HP Wades into the Child Labor Fray in China
February 11, 2013 7:54 AM
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HP says no more than 20% of factories workforce should be student or temporary labor
HP has become the latest major electronics manufacturer to take a stance against child and student labor in China. HP is one of the largest makers of computers in the world and has recently set new limits on employment of students and temporary agency workers at factories that build its products in China.
HP's move comes after Apple,
all took a stand against child labor. The New York Times reports that Chinese factories have relied on high school students, vocational school students, and temporary workers for a long time to cope with surges in orders. These temporary workers are utilized because factory labor is becoming difficult to secure.
The problem for students is that some have complained that school administrators have ordered them to put in long hours at Chinese factories on short notice in tasks that have little or nothing to do with their studies. These factories reportedly pay school administrators a bonus for providing labor.
The New York Times reports that Apple announced last month that it would be making its suppliers provide more information about student workers to allow the company to closely monitor labor practices. HP has now announced that all work must be done voluntarily and that students in temporary workers should be allowed to "to leave work at any time upon reasonable notice without negative repercussions, and they must have access to reliable and reprisal-free grievance mechanisms."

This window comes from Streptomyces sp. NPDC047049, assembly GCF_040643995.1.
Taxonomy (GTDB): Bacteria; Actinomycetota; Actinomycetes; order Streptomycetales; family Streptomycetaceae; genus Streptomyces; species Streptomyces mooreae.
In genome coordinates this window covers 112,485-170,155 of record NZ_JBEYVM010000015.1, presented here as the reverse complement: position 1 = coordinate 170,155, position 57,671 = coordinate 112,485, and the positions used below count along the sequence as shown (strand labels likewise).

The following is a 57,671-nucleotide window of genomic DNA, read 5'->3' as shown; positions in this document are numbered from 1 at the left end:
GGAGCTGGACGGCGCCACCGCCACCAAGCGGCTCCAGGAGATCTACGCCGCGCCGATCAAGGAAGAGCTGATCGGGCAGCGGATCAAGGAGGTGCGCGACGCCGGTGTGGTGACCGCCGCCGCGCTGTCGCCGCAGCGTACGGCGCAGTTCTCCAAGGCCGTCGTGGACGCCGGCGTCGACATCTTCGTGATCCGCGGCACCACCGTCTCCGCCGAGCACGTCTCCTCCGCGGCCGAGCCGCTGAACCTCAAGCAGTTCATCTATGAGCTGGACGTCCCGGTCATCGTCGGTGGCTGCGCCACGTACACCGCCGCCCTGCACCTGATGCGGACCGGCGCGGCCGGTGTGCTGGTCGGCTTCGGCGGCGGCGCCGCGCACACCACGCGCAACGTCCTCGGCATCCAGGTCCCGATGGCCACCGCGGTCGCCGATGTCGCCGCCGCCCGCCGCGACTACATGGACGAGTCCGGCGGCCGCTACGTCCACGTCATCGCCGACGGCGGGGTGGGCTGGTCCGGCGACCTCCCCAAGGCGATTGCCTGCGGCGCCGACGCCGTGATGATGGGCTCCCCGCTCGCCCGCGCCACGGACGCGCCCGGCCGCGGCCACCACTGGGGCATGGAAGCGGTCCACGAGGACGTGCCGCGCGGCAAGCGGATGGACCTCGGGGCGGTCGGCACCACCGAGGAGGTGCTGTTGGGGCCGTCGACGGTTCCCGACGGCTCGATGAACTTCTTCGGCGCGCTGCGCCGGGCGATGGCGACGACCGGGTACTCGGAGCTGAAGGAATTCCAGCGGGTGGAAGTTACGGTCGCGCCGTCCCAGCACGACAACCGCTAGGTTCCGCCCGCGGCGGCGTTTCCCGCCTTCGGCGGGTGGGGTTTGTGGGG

HP's regulations also require that any work performed by students "must complement the primary area of study." An HP spokesperson said that the company would hold training sessions for suppliers beginning in March of this year. The company is also opening discussions with government officials, nongovernment organizations, and educational institutions concerning child labor and student labor. HP's goal is to limit the combined number of students and temporary workers employed in any factory at no more than 20% during peak periods.
New York Times
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2/13/2013 6:47:07 PM
In this case you can't have your cake and eat it too. Dirt cheap labor and high labor standards don't necessarily go hand in hand. Raising labor standards in China will only make their labor cost higher, and then they will have to find another populous to exploit.
2/14/2013 2:44:19 PM
By American standards, they are exploited, but these jobs are highly sought after in China.
When I worked for a call center, we had trainers come over from the Philippines. They were essentially slaves by consent. They signed a contract when they signed up and that gave the company nearly 100% control over their lives. They didn't have a choice to come to the US and were here for at least 6 months. All 4 of them were housed in a 2 bedroom apartment and paid a very small salary ($300/month or something close to it.) We were appalled.
The thing is, that is a choice job in the Philippines. They worked hard to get into that position and beat out hundreds of candidates. Their families were proud of them and they were happy.
You also can't judge child labor in foreign countries by American standards. In many places, if you ban child labor, those children will starve because the parents can't afford to make ends meet without the kids working.
Also, populace is the word you're looking for. China is populous (having many people), and the people in it are its populace.
2/15/2013 12:52:07 PM
I don't disagree with you in that those are good jobs and that we are very much improving the lively hood/economy of those regions. It doesn't change the fact that if Americans want to hold other countries to our labor standards then we are not going to get the cheap labor. It's all just a matter of which side of the fence you are on.
"We shipped it on Saturday. Then on Sunday, we rested." -- Steve Jobs on the iPad launch
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